Correlation identifiers are one of the ideas we talk about in my Distributed Systems class during the Reactive Programming module.
Let's talk for a bit about correlation identifiers. Correlation IDs are used to identify the different parts of a computation when they happen concurrently. Picos are single threaded, so you never have to worry about this in a single evaluation cycle (response to one event) in a given pico. But as soon as there is more than one actor involved in a computation, you run the risk that things might not happen in order and parts of your computation will come back differently than you expect.
For example, in Fuse, creating fleet report was initiated by an event to the fleet pico. This, in turn, caused the fleet pico to send events to the vehicle picos asking them to do part of the computation. The vehicle picos responded asynchronously and the fleet pico combines the results to create the completed report. Suppose the initiating event is received twice in quick succession, the vehicle picos will get multiple requests. It's possible (due to network delays, for example) that the responses will come back out of order. This picture shows the situation:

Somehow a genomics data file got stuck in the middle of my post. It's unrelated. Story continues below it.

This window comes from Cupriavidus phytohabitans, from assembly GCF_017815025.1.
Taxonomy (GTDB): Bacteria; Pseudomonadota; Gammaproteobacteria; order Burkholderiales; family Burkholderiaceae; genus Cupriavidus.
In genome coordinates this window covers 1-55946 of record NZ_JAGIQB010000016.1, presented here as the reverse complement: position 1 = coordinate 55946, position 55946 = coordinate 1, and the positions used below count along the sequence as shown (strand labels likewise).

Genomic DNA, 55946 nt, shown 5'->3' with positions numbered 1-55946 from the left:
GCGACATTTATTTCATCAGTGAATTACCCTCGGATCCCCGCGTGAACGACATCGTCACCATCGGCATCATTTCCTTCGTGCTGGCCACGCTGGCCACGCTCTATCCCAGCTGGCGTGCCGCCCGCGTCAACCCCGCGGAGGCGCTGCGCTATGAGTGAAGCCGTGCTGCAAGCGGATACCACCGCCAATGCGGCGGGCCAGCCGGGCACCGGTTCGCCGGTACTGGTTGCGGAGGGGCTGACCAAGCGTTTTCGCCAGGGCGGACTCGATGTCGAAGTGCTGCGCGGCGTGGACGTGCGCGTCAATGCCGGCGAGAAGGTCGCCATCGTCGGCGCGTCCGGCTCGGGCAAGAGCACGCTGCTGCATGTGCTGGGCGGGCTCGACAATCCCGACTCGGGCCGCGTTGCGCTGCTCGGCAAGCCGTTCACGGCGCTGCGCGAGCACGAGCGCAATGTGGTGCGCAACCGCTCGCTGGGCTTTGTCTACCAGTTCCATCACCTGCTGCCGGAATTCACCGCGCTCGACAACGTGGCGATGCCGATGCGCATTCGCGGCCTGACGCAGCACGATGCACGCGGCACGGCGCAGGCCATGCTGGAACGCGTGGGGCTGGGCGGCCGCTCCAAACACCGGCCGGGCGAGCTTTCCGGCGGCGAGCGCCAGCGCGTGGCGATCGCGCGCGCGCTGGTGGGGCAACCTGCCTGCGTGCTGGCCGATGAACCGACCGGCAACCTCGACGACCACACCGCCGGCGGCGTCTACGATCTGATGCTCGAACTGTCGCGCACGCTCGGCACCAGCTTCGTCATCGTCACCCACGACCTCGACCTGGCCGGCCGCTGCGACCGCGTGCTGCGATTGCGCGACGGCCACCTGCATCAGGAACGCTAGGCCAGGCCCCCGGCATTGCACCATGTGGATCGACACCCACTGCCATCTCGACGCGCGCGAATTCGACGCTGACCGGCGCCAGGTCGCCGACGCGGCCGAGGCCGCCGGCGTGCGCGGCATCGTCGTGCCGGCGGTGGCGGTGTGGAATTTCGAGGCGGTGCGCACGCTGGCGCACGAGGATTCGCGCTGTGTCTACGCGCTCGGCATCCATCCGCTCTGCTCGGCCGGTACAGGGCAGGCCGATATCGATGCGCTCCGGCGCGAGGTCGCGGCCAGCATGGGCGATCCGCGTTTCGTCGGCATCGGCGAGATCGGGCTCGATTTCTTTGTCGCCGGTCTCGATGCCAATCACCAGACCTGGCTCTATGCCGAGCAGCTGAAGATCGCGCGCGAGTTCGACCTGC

The response pattern on the left is what we want, but the one of the right is one of many possible combinations that could occur in practice. The colors of the two events and the events they spawn (red or blue) are a pictoral correlation identifier. We can easily save the various responses and then combine them into the right report later if we know all the red responses go together and all the blue responses go together.
To make correlation IDs work in KRL, you wouldn't use colors, of course, but rather a random string for each initiating event. So long as all the participants pass this ID along as an event attribute in the various computations that occur, the fleet pico will be able to use the right pieces to create each report.